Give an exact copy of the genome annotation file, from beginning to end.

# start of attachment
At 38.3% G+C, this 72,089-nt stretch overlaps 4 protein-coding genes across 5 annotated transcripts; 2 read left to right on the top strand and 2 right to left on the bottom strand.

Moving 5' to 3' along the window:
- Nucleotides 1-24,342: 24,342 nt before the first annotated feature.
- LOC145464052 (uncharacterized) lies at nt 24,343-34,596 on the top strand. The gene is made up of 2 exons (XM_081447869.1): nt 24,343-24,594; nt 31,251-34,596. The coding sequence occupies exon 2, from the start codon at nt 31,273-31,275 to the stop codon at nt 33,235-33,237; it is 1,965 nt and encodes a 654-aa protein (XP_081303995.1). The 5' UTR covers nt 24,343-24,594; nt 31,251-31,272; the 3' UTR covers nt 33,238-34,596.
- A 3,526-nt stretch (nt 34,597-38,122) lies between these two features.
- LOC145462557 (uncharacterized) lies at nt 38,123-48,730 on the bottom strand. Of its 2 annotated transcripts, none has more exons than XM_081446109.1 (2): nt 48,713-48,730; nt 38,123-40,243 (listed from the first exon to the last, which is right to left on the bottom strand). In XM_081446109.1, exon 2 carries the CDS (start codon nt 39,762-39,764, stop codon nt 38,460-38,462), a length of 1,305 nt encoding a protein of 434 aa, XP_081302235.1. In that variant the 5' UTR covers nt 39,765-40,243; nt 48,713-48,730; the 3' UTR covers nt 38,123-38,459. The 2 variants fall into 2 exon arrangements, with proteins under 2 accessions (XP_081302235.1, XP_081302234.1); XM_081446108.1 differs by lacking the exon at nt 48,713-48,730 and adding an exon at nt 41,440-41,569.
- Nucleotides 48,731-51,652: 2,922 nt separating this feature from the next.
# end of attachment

At 38.3% G+C, this 72,089-nt stretch overlaps 4 protein-coding genes across 5 annotated transcripts; 2 read left to right on the top strand and 2 right to left on the bottom strand.

Moving 5' to 3' along the window:
- Nucleotides 1-24,342: 24,342 nt before the first annotated feature.
- LOC145464052 (uncharacterized) lies at nt 24,343-34,596 on the top strand. The gene is made up of 2 exons (XM_081447869.1): nt 24,343-24,594; nt 31,251-34,596. The coding sequence occupies exon 2, from the start codon at nt 31,273-31,275 to the stop codon at nt 33,235-33,237; it is 1,965 nt and encodes a 654-aa protein (XP_081303995.1). The 5' UTR covers nt 24,343-24,594; nt 31,251-31,272; the 3' UTR covers nt 33,238-34,596.
- A 3,526-nt stretch (nt 34,597-38,122) lies between these two features.
- LOC145462557 (uncharacterized) lies at nt 38,123-48,730 on the bottom strand. Of its 2 annotated transcripts, none has more exons than XM_081446109.1 (2): nt 48,713-48,730; nt 38,123-40,243 (listed from the first exon to the last, which is right to left on the bottom strand). In XM_081446109.1, exon 2 carries the CDS (start codon nt 39,762-39,764, stop codon nt 38,460-38,462), a length of 1,305 nt encoding a protein of 434 aa, XP_081302235.1. In that variant the 5' UTR covers nt 39,765-40,243; nt 48,713-48,730; the 3' UTR covers nt 38,123-38,459. The 2 variants fall into 2 exon arrangements, with proteins under 2 accessions (XP_081302235.1, XP_081302234.1); XM_081446108.1 differs by lacking the exon at nt 48,713-48,730 and adding an exon at nt 41,440-41,569.
- Nucleotides 48,731-51,652: 2,922 nt separating this feature from the next.